Sublime landscapes were those rare places on earth where one had more chance than elsewhere to glimpse the face of God (Cronon 1995, 11).Indeed, the spiritual and religious connotations of landscape aesthetics as summarized by Glacken and Cronon led to real implications for landscape protection; as Cronon continues,
God was on the mountaintop, in the chasm, in the waterfall, in the thundercloud, in the rainbow, in the sunset. One has only to think of the sites that Americans chose for their first national parks…to realize that virtually all of them fit one or more of these categories. Less sublime landscapes simply did not appear worthy of such protection (Cronon 1995, 12).One can (as Cronon did) trace a direct line from historical veneration of the sublime to contemporary veneration of the wild and wilderness, whereas the picturesque followed a rather different route, perhaps because the human hand, at least a human framing of the view, was always evident. Thus two recent volumes in environmental aesthetics are The Aesthetics of Natural Environments, and its companion, The Aesthetics of Human Environments (Carlson and Berleant 2004; Berleant and Carlson 2007). Contemporary environmental aesthetics very much seeks to expand this boundary of beauty to embrace, at least consider, human-fashioned landscapes; thus, the final section of Environmental Aesthetics: Crossing Divides and Breaking Ground (Drenthen and Keulartz 2014) is titled “Wind Farms, Shopping Malls, and Wild Animals,” and among other important recommendations for environmental aesthetics in future, Yuriko Saito endorses “artefacts, human activities and social relationships,” including mundane objects constructed from the physical world and active human engagement with the nonhuman beyond the (Kodak moment) view (Saito 2010, 373). Yet there are other contemporary movements in environmental aesthetics that celebrate the wild. Some date back to Aldo Leopold’s famous dictum from Sand County Almanac that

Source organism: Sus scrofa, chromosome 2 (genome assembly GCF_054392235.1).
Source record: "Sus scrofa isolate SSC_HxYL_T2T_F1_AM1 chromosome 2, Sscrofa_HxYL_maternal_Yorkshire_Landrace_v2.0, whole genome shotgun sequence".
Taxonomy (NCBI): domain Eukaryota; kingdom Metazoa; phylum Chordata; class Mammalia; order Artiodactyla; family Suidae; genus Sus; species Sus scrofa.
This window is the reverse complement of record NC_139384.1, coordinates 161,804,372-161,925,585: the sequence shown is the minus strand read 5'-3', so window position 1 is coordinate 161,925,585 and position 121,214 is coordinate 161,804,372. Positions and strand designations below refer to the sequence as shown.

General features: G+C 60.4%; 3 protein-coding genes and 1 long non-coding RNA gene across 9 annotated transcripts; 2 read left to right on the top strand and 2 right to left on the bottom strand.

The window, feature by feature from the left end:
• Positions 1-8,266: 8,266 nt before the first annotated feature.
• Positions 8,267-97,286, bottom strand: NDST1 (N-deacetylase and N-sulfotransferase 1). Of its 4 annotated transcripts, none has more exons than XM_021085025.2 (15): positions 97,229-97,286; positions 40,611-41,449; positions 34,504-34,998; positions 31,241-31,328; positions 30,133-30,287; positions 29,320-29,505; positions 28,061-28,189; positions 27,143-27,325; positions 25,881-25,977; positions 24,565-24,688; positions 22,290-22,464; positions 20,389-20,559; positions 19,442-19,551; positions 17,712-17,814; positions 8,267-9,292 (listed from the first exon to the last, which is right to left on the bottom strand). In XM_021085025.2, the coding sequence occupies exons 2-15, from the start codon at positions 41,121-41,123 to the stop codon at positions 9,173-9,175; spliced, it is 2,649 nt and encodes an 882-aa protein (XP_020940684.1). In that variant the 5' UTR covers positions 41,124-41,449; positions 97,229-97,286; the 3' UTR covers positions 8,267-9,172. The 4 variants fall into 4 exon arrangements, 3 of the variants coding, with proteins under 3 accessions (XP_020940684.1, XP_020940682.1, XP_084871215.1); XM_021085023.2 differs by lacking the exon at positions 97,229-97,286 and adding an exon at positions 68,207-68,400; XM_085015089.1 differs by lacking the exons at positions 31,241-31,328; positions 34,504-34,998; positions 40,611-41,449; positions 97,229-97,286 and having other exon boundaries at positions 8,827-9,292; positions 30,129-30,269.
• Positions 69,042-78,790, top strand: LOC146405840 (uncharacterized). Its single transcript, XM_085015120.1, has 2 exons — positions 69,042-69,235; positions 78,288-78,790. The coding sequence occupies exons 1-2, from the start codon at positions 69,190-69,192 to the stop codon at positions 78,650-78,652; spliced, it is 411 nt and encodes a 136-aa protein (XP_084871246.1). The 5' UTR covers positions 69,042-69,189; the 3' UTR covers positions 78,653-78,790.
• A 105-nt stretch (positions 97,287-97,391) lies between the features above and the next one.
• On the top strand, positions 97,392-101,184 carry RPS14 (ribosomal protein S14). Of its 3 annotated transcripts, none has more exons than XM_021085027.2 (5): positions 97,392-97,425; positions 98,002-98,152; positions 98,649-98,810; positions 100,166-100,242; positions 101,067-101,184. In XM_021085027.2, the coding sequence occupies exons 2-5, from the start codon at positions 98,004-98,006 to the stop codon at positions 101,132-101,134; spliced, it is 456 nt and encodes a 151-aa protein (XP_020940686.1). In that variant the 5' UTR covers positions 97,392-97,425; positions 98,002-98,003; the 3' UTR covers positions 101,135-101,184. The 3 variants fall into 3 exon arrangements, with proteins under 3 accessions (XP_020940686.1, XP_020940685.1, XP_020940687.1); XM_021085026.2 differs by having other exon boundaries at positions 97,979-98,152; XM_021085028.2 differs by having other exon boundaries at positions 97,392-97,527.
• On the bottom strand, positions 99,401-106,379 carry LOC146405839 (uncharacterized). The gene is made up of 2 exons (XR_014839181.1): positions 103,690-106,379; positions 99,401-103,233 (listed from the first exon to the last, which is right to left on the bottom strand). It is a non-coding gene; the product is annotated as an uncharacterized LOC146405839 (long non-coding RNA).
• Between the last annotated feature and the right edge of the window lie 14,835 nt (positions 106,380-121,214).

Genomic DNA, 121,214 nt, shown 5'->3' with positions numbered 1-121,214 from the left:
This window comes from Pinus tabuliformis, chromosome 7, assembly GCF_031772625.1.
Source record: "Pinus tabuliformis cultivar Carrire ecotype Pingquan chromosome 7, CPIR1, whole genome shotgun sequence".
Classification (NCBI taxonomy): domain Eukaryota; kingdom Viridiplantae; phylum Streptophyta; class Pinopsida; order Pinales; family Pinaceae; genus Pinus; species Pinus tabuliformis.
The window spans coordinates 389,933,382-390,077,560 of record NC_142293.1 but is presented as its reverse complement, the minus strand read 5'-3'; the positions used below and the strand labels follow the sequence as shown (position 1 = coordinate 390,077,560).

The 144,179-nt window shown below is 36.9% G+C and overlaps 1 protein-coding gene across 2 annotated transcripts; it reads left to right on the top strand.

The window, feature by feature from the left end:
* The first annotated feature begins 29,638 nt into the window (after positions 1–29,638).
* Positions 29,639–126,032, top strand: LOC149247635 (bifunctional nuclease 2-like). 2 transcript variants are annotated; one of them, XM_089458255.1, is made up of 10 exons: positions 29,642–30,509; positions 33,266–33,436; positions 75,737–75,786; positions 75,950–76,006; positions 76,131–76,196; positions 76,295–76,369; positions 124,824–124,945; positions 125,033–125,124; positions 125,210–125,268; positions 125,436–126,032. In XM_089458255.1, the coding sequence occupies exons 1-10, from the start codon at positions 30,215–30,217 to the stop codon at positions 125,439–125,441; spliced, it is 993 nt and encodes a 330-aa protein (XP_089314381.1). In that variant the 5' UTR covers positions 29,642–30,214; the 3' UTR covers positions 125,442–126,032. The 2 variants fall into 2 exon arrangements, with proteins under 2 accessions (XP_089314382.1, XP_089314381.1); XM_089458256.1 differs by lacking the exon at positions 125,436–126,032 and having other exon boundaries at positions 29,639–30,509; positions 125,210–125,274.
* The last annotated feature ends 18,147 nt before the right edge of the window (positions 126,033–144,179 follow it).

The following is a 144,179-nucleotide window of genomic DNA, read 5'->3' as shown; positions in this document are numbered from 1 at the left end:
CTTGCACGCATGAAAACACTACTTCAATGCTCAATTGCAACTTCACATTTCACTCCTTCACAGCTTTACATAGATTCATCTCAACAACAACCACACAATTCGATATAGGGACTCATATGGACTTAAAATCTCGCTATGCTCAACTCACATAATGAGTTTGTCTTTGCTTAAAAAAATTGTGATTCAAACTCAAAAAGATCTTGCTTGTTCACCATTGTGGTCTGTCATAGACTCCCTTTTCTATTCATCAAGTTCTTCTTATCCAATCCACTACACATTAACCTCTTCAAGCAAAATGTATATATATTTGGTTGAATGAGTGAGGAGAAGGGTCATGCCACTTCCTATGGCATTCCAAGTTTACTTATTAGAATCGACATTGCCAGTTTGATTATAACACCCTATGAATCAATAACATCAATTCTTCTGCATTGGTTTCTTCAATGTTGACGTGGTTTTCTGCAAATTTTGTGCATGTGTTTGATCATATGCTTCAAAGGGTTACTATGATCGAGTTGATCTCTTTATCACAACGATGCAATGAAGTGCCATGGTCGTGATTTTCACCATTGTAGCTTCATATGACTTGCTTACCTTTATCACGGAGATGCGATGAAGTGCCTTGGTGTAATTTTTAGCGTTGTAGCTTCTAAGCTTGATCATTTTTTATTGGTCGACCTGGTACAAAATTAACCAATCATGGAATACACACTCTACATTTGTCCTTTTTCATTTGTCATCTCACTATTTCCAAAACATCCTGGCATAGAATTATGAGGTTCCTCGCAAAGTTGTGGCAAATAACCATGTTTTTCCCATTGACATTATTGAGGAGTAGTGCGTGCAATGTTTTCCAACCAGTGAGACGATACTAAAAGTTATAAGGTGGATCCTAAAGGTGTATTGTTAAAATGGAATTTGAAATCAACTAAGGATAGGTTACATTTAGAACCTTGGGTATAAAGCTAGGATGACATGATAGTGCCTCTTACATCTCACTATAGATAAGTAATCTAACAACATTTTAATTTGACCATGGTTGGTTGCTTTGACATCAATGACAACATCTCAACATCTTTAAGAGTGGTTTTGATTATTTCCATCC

A thing is right when it tends to preserve the integrity, stability, and beauty of the biotic community. It is wrong when it tends otherwise (Leopold 1949, 242; emphasis added; see also Simberloff 2012).One source of continued aesthetic inspiration in wilder elements of nature has, perhaps ironically, been science. E.O. Wilson, famous for his role in inventing sociobiology, has written extensively on how biological adaptation can provide a scientific basis to understand human aesthetics as well as ground environmental protection in biophilia (Wilson 1998a, 1998b, 2009). Dutton (2003) has provided a more nuanced, yet supportive, review of this biological grounding for aesthetic appreciation of nonhuman nature. Yet anyone familiar with debates over sociobiology knows that there are many critics of this view as well! The EcoTypes Aesthetics axis thus invites you to reflect on what you consider to be beautiful, and to situate your own aesthetics in a rather deep history and continued debate around beauty in our environment.